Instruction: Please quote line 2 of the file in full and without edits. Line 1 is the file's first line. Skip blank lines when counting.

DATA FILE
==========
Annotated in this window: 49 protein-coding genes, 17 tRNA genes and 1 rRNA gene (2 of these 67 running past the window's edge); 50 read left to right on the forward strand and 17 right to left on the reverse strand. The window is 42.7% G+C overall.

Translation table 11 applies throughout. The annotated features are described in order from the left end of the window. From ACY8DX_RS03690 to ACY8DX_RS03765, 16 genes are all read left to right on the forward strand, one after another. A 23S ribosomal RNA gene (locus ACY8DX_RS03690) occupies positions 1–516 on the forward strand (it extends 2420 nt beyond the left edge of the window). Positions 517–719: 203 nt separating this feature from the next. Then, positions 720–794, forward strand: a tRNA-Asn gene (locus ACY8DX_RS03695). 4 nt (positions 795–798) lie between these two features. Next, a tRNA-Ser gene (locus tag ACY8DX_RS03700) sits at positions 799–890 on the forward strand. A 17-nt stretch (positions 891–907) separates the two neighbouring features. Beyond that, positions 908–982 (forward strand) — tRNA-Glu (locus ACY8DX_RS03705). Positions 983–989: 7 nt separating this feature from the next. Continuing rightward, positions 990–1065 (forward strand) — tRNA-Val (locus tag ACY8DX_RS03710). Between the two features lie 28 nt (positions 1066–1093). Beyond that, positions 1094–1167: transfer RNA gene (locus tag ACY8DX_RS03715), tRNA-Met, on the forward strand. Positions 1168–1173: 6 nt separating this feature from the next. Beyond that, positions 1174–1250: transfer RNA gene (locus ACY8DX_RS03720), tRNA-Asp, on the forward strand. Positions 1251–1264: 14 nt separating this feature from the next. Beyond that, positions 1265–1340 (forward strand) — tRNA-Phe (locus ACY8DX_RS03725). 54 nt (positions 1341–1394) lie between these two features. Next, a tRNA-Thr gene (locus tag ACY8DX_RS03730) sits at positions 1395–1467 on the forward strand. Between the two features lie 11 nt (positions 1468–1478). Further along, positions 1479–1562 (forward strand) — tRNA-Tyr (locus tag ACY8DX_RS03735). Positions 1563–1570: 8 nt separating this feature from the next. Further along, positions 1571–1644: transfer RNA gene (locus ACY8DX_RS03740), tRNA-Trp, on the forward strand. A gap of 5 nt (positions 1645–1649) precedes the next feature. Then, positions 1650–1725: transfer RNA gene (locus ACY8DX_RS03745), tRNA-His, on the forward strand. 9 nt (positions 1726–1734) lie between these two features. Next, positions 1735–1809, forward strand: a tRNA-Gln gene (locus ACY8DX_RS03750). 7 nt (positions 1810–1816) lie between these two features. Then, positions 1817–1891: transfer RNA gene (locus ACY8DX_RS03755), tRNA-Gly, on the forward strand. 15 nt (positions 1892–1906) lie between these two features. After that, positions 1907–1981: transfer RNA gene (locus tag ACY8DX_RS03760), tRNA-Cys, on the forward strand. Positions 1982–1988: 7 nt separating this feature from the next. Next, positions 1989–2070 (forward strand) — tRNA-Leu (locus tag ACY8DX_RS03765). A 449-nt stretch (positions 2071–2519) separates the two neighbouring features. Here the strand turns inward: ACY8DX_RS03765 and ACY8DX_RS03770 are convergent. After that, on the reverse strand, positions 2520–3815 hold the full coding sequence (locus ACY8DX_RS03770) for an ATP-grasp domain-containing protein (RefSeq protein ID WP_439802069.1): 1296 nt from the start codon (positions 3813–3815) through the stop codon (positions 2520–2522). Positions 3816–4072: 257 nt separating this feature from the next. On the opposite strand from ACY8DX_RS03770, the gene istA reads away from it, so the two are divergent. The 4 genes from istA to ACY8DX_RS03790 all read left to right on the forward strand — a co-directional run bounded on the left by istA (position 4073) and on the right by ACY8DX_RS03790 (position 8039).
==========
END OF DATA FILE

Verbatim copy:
Translation table 11 applies throughout. The annotated features are described in order from the left end of the window. From ACY8DX_RS03690 to ACY8DX_RS03765, 16 genes are all read left to right on the forward strand, one after another. A 23S ribosomal RNA gene (locus ACY8DX_RS03690) occupies positions 1–516 on the forward strand (it extends 2420 nt beyond the left edge of the window). Positions 517–719: 203 nt separating this feature from the next. Then, positions 720–794, forward strand: a tRNA-Asn gene (locus ACY8DX_RS03695). 4 nt (positions 795–798) lie between these two features. Next, a tRNA-Ser gene (locus tag ACY8DX_RS03700) sits at positions 799–890 on the forward strand. A 17-nt stretch (positions 891–907) separates the two neighbouring features. Beyond that, positions 908–982 (forward strand) — tRNA-Glu (locus ACY8DX_RS03705). Positions 983–989: 7 nt separating this feature from the next. Continuing rightward, positions 990–1065 (forward strand) — tRNA-Val (locus tag ACY8DX_RS03710). Between the two features lie 28 nt (positions 1066–1093). Beyond that, positions 1094–1167: transfer RNA gene (locus tag ACY8DX_RS03715), tRNA-Met, on the forward strand. Positions 1168–1173: 6 nt separating this feature from the next. Beyond that, positions 1174–1250: transfer RNA gene (locus ACY8DX_RS03720), tRNA-Asp, on the forward strand. Positions 1251–1264: 14 nt separating this feature from the next. Beyond that, positions 1265–1340 (forward strand) — tRNA-Phe (locus ACY8DX_RS03725). 54 nt (positions 1341–1394) lie between these two features. Next, a tRNA-Thr gene (locus tag ACY8DX_RS03730) sits at positions 1395–1467 on the forward strand. Between the two features lie 11 nt (positions 1468–1478). Further along, positions 1479–1562 (forward strand) — tRNA-Tyr (locus tag ACY8DX_RS03735). Positions 1563–1570: 8 nt separating this feature from the next. Further along, positions 1571–1644: transfer RNA gene (locus ACY8DX_RS03740), tRNA-Trp, on the forward strand. A gap of 5 nt (positions 1645–1649) precedes the next feature. Then, positions 1650–1725: transfer RNA gene (locus ACY8DX_RS03745), tRNA-His, on the forward strand. 9 nt (positions 1726–1734) lie between these two features. Next, positions 1735–1809, forward strand: a tRNA-Gln gene (locus ACY8DX_RS03750). 7 nt (positions 1810–1816) lie between these two features. Then, positions 1817–1891: transfer RNA gene (locus ACY8DX_RS03755), tRNA-Gly, on the forward strand. 15 nt (positions 1892–1906) lie between these two features. After that, positions 1907–1981: transfer RNA gene (locus tag ACY8DX_RS03760), tRNA-Cys, on the forward strand. Positions 1982–1988: 7 nt separating this feature from the next. Next, positions 1989–2070 (forward strand) — tRNA-Leu (locus tag ACY8DX_RS03765). A 449-nt stretch (positions 2071–2519) separates the two neighbouring features. Here the strand turns inward: ACY8DX_RS03765 and ACY8DX_RS03770 are convergent. After that, on the reverse strand, positions 2520–3815 hold the full coding sequence (locus ACY8DX_RS03770) for an ATP-grasp domain-containing protein (RefSeq protein ID WP_439802069.1): 1296 nt from the start codon (positions 3813–3815) through the stop codon (positions 2520–2522). Positions 3816–4072: 257 nt separating this feature from the next. On the opposite strand from ACY8DX_RS03770, the gene istA reads away from it, so the two are divergent. The 4 genes from istA to ACY8DX_RS03790 all read left to right on the forward strand — a co-directional run bounded on the left by istA (position 4073) and on the right by ACY8DX_RS03790 (position 8039).